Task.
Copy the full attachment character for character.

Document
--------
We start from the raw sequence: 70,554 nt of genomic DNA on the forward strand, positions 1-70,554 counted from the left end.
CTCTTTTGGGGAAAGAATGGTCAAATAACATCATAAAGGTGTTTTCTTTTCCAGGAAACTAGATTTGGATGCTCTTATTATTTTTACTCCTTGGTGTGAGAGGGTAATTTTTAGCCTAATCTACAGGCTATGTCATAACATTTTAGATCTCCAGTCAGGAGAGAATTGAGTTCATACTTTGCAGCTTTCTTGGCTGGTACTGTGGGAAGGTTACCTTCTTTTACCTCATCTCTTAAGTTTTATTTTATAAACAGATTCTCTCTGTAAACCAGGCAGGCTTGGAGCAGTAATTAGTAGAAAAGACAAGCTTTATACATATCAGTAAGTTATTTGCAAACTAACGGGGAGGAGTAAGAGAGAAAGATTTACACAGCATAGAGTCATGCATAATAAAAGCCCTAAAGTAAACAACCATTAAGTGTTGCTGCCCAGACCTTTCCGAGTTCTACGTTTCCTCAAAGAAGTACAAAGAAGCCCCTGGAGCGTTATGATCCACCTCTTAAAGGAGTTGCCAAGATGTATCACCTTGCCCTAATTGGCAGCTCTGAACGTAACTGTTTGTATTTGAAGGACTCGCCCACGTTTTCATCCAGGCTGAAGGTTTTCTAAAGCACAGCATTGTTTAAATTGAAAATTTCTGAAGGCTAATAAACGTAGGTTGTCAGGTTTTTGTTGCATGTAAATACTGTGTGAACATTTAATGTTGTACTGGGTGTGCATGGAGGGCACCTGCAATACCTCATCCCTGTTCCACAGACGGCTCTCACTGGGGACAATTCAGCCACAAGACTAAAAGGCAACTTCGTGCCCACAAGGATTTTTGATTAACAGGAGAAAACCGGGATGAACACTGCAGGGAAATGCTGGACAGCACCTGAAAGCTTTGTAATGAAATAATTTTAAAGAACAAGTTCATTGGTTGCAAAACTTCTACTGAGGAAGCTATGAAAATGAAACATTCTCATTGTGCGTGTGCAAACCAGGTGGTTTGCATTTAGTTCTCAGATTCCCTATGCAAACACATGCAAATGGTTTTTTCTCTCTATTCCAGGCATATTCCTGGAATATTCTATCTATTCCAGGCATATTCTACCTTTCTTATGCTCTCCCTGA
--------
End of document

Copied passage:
We start from the raw sequence: 70,554 nt of genomic DNA on the forward strand, positions 1-70,554 counted from the left end.
CTCTTTTGGGGAAAGAATGGTCAAATAACATCATAAAGGTGTTTTCTTTTCCAGGAAACTAGATTTGGATGCTCTTATTATTTTTACTCCTTGGTGTGAGAGGGTAATTTTTAGCCTAATCTACAGGCTATGTCATAACATTTTAGATCTCCAGTCAGGAGAGAATTGAGTTCATACTTTGCAGCTTTCTTGGCTGGTACTGTGGGAAGGTTACCTTCTTTTACCTCATCTCTTAAGTTTTATTTTATAAACAGATTCTCTCTGTAAACCAGGCAGGCTTGGAGCAGTAATTAGTAGAAAAGACAAGCTTTATACATATCAGTAAGTTATTTGCAAACTAACGGGGAGGAGTAAGAGAGAAAGATTTACACAGCATAGAGTCATGCATAATAAAAGCCCTAAAGTAAACAACCATTAAGTGTTGCTGCCCAGACCTTTCCGAGTTCTACGTTTCCTCAAAGAAGTACAAAGAAGCCCCTGGAGCGTTATGATCCACCTCTTAAAGGAGTTGCCAAGATGTATCACCTTGCCCTAATTGGCAGCTCTGAACGTAACTGTTTGTATTTGAAGGACTCGCCCACGTTTTCATCCAGGCTGAAGGTTTTCTAAAGCACAGCATTGTTTAAATTGAAAATTTCTGAAGGCTAATAAACGTAGGTTGTCAGGTTTTTGTTGCATGTAAATACTGTGTGAACATTTAATGTTGTACTGGGTGTGCATGGAGGGCACCTGCAATACCTCATCCCTGTTCCACAGACGGCTCTCACTGGGGACAATTCAGCCACAAGACTAAAAGGCAACTTCGTGCCCACAAGGATTTTTGATTAACAGGAGAAAACCGGGATGAACACTGCAGGGAAATGCTGGACAGCACCTGAAAGCTTTGTAATGAAATAATTTTAAAGAACAAGTTCATTGGTTGCAAAACTTCTACTGAGGAAGCTATGAAAATGAAACATTCTCATTGTGCGTGTGCAAACCAGGTGGTTTGCATTTAGTTCTCAGATTCCCTATGCAAACACATGCAAATGGTTTTTTCTCTCTATTCCAGGCATATTCCTGGAATATTCTATCTATTCCAGGCATATTCTACCTTTCTTATGCTCTCCCTGA